- The approach taken in this item is consistent with the purpose of the Binding Rulings regime, which is to provide certainty to taxpayers about the way the Commissioner will apply taxation laws and to help taxpayers meet their obligations under those laws. A ruling with an error in it may create uncertainty on the part of a taxpayer as to whether or not the ruling applies to their situation. In cases where section 91GI does not apply, the ability to withdraw the original ruling and then issue a replacement ruling that operates retrospectively provides a taxpayer with certainty about the correctness of the ruling.
Income Tax Act 2007
- A particular issue arises for rulings issued under the Income Tax Act 2004 that are saved under the Income Tax Act 2007. The Income Tax Act 2007 came into force on 1 April 2008 and first applies to income derived in the 2008-09 income year.
- Section ZA 4 of the Income Tax Act 2007 saves private or product rulings issued under the Income Tax Act 2004, if the application for the ruling was made before the beginning of the 2008-09 income year on an arrangement that is entered into, or that an applicant seriously contemplates will be entered into, before the commencement of the Income Tax Act 2007. Any ruling saved under section ZA 4 of the Income Tax Act 2007 may be withdrawn and replaced if the saved ruling contains an error that cannot be dealt with under section 91GI of the Tax Administration Act 1994, the error is not material, and the Commissioner and the taxpayer consider that the error does not affect the technical conclusion reached, but agree that the error should still be corrected.
- However, after a taxpayer's 2008-09 income year begins, the Commissioner will not be able to issue a retrospective replacement ruling under the Income Tax Act 2007 for the same period as the ruling saved under section ZA 4. This is because the Commissioner will require a "fresh" application for the replacement ruling and this will be made after the beginning of the taxpayer's 2008-09 income year. Therefore, the Commissioner will be able to issue a replacement ruling under the Income Tax Act 2007 for a ruling issued under the Income Tax Act 2004 only with effect from, at earliest, the beginning of the taxpayer's 2008-09 income year.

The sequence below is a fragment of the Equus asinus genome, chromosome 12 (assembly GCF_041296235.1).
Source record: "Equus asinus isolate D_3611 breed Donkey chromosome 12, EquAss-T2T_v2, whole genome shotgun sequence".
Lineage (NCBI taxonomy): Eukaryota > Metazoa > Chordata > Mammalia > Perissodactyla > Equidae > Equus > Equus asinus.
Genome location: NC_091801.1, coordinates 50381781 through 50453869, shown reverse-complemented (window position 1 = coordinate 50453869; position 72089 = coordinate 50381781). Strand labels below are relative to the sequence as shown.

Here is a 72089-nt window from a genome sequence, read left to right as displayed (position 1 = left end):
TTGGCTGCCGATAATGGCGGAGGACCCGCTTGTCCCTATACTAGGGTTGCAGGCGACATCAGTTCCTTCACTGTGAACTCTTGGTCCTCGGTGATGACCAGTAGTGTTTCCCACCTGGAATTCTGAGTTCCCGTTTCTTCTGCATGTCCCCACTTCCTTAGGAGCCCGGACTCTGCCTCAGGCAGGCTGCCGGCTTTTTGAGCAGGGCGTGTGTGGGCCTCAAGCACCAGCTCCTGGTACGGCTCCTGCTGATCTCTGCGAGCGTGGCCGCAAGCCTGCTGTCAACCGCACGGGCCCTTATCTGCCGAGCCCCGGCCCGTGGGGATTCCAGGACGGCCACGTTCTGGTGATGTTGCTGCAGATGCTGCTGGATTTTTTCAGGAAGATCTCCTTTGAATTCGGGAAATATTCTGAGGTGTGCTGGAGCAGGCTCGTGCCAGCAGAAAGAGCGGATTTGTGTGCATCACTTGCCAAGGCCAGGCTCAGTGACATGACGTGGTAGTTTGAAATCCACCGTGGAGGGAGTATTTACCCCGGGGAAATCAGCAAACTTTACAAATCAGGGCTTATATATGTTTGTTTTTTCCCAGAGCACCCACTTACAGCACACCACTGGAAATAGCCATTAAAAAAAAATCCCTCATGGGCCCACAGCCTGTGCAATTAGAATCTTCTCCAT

- Therefore, the Commissioner considers that sections 91E(4)(e) and 91F(4)(e) do not prevent the Commissioner from withdrawing a private or product ruling which contains an error of the type outlined above, and then issuing an amended replacement ruling that applies for some or all of the same period as the previous ruling (apart from the period that the Commissioner is not able to issue a replacement ruling under the Income Tax Act 2007 for a ruling issued under the Income Tax Act 2004 as outlined above). This is based on a consideration of the distinction between the terms "exist" and "apply", the timing requirement inherent in sections 91E(4)(e) and 91F(4)(e), and the wider context and purpose of the Rulings regime.
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- Qualifying foreign private annuity exemption from the Foreign Investment Fund regime
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Date published: 03 Jul 2008